16. Quote: I knew I had seen the shape in museums and reference books on the history of violin development. Actually, I have a friend who recently commisioned and took possession of a newly made Hardanger Hybrid- the same tuning and playing as a normal violin, with pretty much the same shape, just lots of extra sympathetic strings and longer pegbox (AND a carved dragon head guarding the pegs). He plays it just the same, but the sound is somewhat different, like a Viola D"Amore with all the sympathetic vibrations happening! Very neat! Reminds me of the sound in "Forth Eolingas" from the Lord of the Rings soundtrack. I've heard one of those too! I love the sound. The "hourglass" violins are usually called "guitar-shaped" (I couldn't remember that, at first). Here's someone who has them on offer: http://www.trademarkguitar.citymax.com/cat.../63593/4001.htm
  17. It's funny, this "birdseye" wood looks more like what I've always called "burl" wood. I had some birdseye maple flooring in the parlor of the first house I bought (built in 1890), and it looked completely different to this stuff. The flooring had all little tiny rings, but was otherwise straight-grained, and looked to me as though it came from a tree that had had millions of little sucker branches growing out of it. How strange.
  18. Quote: How does one make the attachments visible on the same page? Put your photo somewhere on the web (you can't just have it on your computer unless your computer is a webserver). Copy the url into your post where you want the picture to appear. Put {img} in front of the url and {/img} after it, for example {img}http://some-site.com/photos/my_bench.jpg{img} but use square brackets around the 'img' and '/img', not curly ones. I used curly ones so that Maestronet's software wouldn't think I'm really putting in an image and 'helpfully' eat the tags. Hope that helps.
  19. Quote: Anyone know where violins of this shape were more likely to be made? I know there are US makers who do them. I think the shape just comes from an older tradition, though. For example, if you look at the picture of what appears to be the oldest known Hardanger fiddle, the Jåstadsfele dated 1651, http://www.hfaa.org/images/gamelfele.jpg you can see the resemblance.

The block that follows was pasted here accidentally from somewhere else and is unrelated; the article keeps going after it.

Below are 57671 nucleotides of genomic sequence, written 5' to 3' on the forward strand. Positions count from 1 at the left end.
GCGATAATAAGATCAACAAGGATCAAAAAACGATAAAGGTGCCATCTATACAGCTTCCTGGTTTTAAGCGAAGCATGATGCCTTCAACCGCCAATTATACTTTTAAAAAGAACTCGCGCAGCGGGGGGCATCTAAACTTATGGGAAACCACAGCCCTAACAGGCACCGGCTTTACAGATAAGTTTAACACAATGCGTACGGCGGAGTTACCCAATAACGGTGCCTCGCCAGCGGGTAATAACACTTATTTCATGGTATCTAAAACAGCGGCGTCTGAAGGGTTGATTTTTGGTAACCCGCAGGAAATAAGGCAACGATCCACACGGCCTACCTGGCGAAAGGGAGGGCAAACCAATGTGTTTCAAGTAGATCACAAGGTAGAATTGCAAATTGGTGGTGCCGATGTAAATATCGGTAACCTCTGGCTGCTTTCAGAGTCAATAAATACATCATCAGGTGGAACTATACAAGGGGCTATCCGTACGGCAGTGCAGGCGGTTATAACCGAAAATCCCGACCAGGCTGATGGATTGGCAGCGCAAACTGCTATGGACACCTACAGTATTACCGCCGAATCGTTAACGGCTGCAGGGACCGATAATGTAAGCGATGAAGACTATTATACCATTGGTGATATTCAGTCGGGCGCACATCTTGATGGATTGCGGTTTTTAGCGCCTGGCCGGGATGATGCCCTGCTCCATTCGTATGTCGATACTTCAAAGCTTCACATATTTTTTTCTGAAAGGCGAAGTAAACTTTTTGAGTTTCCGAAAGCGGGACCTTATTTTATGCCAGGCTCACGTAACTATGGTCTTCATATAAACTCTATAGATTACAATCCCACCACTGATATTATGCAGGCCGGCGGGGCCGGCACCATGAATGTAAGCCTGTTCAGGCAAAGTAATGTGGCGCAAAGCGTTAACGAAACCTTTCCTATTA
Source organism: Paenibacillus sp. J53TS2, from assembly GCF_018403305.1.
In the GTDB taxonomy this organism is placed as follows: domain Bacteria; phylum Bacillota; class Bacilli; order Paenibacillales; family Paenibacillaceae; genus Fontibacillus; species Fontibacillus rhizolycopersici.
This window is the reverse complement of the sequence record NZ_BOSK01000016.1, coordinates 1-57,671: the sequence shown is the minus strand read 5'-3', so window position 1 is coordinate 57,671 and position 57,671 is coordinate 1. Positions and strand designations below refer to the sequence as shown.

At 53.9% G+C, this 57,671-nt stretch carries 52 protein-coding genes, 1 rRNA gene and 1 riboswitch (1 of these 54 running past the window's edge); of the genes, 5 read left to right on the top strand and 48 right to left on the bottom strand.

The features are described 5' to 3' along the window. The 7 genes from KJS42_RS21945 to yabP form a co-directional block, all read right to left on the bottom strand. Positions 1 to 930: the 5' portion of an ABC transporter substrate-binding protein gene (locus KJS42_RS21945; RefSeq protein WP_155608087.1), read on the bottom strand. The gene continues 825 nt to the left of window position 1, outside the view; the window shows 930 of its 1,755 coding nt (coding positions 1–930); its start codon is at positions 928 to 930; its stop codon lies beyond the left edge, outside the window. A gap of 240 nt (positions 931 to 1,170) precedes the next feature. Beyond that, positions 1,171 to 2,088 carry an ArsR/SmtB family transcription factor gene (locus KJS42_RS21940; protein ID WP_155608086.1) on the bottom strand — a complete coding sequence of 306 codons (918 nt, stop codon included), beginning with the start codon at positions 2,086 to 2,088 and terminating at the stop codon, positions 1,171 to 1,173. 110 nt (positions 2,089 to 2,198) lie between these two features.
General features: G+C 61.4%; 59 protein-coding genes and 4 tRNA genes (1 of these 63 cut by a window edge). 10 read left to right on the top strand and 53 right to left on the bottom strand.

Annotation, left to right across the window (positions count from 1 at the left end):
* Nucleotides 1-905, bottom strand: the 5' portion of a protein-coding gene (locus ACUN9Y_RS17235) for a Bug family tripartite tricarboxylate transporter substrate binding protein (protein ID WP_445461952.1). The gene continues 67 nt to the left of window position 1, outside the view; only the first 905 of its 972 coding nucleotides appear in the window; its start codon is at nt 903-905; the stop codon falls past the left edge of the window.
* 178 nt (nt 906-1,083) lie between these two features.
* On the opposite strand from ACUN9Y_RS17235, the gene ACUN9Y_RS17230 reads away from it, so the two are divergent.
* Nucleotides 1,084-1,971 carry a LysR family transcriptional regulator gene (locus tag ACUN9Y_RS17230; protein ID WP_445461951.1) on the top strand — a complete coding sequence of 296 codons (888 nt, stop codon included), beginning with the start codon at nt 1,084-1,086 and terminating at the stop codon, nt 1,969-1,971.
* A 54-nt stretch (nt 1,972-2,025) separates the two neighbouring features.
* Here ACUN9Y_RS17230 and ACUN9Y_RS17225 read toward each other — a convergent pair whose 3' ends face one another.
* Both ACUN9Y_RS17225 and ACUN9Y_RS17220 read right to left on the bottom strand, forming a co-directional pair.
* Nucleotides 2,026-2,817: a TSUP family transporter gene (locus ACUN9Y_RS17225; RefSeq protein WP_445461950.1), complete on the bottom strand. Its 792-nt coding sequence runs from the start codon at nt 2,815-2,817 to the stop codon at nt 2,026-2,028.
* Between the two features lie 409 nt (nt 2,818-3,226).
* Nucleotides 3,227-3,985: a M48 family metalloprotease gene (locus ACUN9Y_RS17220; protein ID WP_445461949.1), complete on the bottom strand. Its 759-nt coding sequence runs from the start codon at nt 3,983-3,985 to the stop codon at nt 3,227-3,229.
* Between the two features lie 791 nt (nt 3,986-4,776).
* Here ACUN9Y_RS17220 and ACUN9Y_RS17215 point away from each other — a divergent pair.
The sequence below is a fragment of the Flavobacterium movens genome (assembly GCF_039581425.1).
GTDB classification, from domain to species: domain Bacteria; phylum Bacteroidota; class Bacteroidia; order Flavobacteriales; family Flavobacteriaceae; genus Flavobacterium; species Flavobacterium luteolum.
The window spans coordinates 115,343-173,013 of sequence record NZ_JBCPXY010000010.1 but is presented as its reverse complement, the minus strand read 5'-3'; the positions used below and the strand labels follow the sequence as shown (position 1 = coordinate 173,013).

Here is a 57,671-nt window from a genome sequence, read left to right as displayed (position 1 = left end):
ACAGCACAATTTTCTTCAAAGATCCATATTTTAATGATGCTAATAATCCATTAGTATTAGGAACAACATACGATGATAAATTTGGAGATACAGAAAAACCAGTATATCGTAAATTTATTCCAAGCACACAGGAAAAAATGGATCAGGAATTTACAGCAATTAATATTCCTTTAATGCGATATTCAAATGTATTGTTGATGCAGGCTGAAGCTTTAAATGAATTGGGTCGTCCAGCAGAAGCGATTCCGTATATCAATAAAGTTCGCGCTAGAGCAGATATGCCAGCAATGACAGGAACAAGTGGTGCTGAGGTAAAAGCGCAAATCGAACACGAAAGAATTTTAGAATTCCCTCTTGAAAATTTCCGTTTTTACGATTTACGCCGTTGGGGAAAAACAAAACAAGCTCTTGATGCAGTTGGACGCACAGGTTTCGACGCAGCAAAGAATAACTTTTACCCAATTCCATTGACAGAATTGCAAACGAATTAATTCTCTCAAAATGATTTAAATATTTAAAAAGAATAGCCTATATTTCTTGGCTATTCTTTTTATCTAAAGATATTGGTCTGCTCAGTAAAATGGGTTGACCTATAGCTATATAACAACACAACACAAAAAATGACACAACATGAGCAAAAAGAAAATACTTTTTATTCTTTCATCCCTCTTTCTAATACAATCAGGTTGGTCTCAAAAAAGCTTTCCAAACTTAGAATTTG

20. Quote: If you could settle for a cheaper bird's eye fiddle (that might sound as good or better for all we know) here's one: http://cgi.ebay.com/ws/eBayISAPI.dll?Vie...me=STRK:MEWA:IT 'All sales are final' doesn't sound very good to me, does it to you?
  21. Quote: That would make sense to me if the other 2 S's on the label didn't look normal. No, actually it's okay. There was a rule for when to use which one: the "rolled-up s" was used at the ends of syllables, and the "long s" was used everywhere else.
  22. [quoteI notice that although the original high bidder did not pay up, the seller did not leave any negative feedback- WHY? Perhaps because it's a waste of time to leave negative feedback for one's sockpuppets?
  23. Quote: Quote: They look in amazingly good condition for their claimed age. I don't know about that. To my eye, I see wear where I would expect to see it if the violin was not aged by the maker but only by modern playing. I agree that the signs of wear look real, not something faked up by the maker, but I think my point might be that, to me at least(!), they don't look as though they've spent any significant amount of time being lovingly played. They look as though they were played a little and picked up some careless nicks and scuffs in the process, but really spent almost all their 80 years in a case somewhere.
  24. Quote: I would appreciate comments about the violins sold by "1.geige." He is Daniel Bruckner. Are these nice violins or nice photos of violins? http://cgi.ebay.com/ws/eBayISAPI.dll?Vie...ssPageName=WDVW http://cgi.ebay.com/ws/eBayISAPI.dll?Vie...ssPageName=WDVW http://cgi.ebay.com/ws/eBayISAPI.dll?Vie...ssPageName=WDVW Well, he offers a 2-week return period counting from the day of receipt, and a 1-year warranty (I'm not sure why he uses Gewährleistung rather than the more common cognate, Guarantie) They look in amazingly good condition for their claimed age. (edit: it's interesting that in his German-language advert for the Christian Schertl violin he offers a statement of valuation that says it's worth 7500 Euro...but doesn't say who wrote it (himself, I'd be inclined to think))